I was cooking dinner when I realized it – with my mother gone and my son gone, I feel untethered.

I am not actually untethered. I have a spouse, a house, bills, a job, friends, family. I am very much connected to my world.


My past and my future. My history and what I should have left behind.

I’ve been thinking of this since Mother’s Day.

There is no place to send a card for your dead mother. There is no one who sends you a card when your child is dead.

There is only me, cooking ground beef, slicing vegetables. Making a life out of the here and now.

Posted in Learning Life, Life After Children | 1 Comment


The interval on my run increased again. By more than a factor of 2. I was supposed to go from 8 minutes of running to 20. I looked at the app on my phone at 7:15 am and I swear to you, I actually gagged a bit.

That’s a big – BIG – increase.

I couldn’t manage it. Half way through I gave myself a 2 minute walk break.

This is one of those days that I think planning to run a half marathon is absolutely crazy and I will never, ever be able to manage it.

Posted in Running | 3 Comments

A Slightly Different Approach

Last night’s run was a big increase in interval time. The last interval was rough. Long. Tough. Grind doesn’t seem quite the word. Brutal is more accurate.

Perhaps some of you came from families where kindness was a way of life. Where encouragement was a feature of daily life. At best, during my childhood, encouragement was arbitrary. Sometimes – under a set of circumstances I could never predict, it was offered. More often was the toughness. More often was “suck it up”. More often was being told that I was not entitled to care and concern. It wasn’t all bad, learning grit and drive and resilience, but I did not ever learn to be gentle with myself. I will be far kinder to you, have far more realistic expectations of you in a time of trial than I would ever be to myself.

I discovered when everything fell apart in January, I need to be kinder to myself. More than vague ambitions, I need to carry this out in concrete ways. I need to eat and sleep and drink more water and less coffee. I need to do things that make me happy only because they make me happy, and get rid of relationships that hurt me. I learned that I am not impervious to pain.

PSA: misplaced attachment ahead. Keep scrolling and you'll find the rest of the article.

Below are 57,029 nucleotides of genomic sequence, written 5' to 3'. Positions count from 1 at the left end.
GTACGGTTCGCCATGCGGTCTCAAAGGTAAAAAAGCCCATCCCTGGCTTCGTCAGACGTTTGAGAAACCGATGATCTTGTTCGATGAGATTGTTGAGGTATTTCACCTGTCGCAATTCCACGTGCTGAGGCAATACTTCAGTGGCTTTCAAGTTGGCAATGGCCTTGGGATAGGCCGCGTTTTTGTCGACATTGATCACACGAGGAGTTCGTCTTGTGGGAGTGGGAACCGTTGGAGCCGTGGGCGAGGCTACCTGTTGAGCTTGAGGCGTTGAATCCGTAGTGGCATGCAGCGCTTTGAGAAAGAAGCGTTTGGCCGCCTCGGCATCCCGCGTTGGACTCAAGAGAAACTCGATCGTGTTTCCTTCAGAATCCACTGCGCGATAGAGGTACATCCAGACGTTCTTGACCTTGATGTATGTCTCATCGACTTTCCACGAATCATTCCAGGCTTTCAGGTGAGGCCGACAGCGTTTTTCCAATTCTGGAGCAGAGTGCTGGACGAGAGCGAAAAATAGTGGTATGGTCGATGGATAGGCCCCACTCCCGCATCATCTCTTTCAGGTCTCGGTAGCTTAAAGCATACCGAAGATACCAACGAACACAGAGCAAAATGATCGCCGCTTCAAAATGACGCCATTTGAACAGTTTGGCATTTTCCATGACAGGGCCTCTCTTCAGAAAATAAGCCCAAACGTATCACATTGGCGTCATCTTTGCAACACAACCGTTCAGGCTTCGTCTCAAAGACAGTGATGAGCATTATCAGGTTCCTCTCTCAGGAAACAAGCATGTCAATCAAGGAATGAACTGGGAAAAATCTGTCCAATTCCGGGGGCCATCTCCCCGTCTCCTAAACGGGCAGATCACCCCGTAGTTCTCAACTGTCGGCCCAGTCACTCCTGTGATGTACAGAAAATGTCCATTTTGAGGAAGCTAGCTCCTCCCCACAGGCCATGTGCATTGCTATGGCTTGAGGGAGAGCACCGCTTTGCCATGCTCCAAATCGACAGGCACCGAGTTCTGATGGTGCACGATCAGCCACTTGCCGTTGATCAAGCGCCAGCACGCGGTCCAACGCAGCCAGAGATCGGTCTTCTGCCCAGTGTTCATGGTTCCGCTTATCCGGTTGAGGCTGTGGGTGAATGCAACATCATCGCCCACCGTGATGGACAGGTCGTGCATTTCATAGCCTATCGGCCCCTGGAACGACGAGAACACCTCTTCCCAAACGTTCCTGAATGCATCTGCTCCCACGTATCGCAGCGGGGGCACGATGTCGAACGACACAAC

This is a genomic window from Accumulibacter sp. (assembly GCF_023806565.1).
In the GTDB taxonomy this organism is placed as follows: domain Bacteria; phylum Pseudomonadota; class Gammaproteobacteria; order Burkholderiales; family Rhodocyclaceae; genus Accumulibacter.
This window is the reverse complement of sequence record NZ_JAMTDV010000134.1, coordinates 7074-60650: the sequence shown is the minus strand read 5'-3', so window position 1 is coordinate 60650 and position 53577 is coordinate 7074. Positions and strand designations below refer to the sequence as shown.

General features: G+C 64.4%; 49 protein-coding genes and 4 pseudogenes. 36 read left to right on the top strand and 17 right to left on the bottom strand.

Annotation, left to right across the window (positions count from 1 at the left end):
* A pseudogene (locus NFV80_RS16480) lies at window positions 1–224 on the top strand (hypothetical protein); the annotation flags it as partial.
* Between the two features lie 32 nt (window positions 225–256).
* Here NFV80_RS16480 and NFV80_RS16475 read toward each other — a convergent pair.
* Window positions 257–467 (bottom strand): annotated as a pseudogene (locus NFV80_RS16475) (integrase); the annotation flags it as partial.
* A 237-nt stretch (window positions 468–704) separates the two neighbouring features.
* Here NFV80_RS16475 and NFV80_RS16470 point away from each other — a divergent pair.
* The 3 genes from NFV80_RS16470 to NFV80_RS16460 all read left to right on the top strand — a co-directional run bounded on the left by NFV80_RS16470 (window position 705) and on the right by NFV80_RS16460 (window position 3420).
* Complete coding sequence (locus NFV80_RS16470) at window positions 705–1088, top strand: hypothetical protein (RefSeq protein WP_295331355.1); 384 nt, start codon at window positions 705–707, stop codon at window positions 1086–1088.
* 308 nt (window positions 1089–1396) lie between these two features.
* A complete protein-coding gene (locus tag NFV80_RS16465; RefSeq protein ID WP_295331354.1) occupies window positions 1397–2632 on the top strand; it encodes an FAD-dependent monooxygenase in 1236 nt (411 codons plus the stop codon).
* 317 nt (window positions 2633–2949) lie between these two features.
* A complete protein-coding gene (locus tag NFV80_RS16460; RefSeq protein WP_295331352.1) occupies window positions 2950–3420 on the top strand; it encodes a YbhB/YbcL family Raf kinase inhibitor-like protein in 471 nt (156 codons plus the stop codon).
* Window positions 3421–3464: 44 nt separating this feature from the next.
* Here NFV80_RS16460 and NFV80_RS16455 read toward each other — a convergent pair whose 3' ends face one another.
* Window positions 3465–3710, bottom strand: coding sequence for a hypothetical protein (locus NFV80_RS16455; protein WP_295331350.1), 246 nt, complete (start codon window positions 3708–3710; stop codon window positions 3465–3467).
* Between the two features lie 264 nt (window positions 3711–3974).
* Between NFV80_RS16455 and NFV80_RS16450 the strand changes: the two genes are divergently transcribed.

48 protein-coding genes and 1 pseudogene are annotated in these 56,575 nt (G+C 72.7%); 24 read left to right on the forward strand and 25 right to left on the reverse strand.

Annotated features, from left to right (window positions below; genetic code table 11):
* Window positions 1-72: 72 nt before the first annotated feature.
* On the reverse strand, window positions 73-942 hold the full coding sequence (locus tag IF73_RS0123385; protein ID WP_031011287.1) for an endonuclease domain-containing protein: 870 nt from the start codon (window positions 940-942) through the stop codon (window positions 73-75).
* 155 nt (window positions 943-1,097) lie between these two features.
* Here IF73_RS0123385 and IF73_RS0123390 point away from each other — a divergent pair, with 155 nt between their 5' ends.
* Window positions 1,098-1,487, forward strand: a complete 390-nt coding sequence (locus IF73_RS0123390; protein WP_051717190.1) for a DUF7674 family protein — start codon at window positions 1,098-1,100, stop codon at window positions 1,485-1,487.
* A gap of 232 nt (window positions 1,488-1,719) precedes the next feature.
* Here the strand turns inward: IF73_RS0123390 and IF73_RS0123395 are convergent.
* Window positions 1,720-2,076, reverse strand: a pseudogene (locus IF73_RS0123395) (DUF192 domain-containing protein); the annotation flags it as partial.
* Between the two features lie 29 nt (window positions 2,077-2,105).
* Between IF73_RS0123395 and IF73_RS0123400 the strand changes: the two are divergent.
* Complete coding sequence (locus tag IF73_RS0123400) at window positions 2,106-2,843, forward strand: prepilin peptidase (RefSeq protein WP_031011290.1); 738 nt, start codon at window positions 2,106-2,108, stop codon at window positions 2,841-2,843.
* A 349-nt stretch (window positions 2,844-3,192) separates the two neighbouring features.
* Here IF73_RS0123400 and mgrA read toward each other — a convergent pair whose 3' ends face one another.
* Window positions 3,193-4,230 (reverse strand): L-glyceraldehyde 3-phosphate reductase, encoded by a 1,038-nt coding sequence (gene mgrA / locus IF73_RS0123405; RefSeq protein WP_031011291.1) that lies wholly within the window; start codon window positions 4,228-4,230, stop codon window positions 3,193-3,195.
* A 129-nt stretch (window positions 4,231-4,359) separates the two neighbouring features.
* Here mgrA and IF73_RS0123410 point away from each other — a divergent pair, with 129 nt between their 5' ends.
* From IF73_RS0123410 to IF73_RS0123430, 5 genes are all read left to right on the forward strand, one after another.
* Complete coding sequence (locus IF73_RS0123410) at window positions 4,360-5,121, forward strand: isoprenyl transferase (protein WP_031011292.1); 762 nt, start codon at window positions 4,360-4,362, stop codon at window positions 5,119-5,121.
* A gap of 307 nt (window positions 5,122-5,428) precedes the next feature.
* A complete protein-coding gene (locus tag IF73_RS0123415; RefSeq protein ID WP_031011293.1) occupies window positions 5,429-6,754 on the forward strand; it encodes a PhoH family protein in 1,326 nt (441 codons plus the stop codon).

I did something different on the treadmill last night.  I didn’t tell myself to suck it up, I didn’t minimize the pain. I didn’t chastise myself for whinging and I didn’t tell myself I was a wimp.

I treated myself exactly the way I would treat someone I loved. I treated myself the way I would treat you.

“I know it hurts. It hurts a lot. That pain is real, and you can stop any time you need to. I give you that permission. If you want to keep going, you can still do this. Look, you already are doing it. You are so close to being done honey. This is going to feel amazing when you are done. You are such a rock star” 

Today it hurts. Walking hurts. Sitting hurts. I will get up tonight and I will do it all over again. And when my muscles twinge (or scream) I say:

“I’m so proud of you.” 


Posted in Learning Life | 1 Comment

Free Puppies

I read a blog post a week ago about children in restaurants – more specifically about a restaurant that doesn’t allow children under the age of 13. Effectively the post was a “how dare anyone tell me where I can’t bring my child.”

I never quite know how to answer these things. I always feel like I should start any discussion about this saying “I like kids.” Mostly I feel this way because I am trying to avoid the appearance of being someone who doesn’t like children and doesn’t ever want to see them.

The problem is, however much I like kids, I’m not a parent, and so it’s easier to assume that I don’t like kids.

I like kids. I don’t think they belong everywhere.

There – I have said it. I think there are times and places that children don’t belong. I don’t think they belong at the theater or the symphony. I don’t think they belong at expensive restaurants. I don’t think they belong at the movies at 10 at night. I don’t think they belong in high end china stores.

I guess I should preface this – I don’t think toddlers belong at those places. I’m sorry, but I just don’t. I would have kept silent, but I was at the local theater website and they have a note at the bottom of the page that babes in arms or children not being permitted into the theater. At the least, this tells me it has been an issue.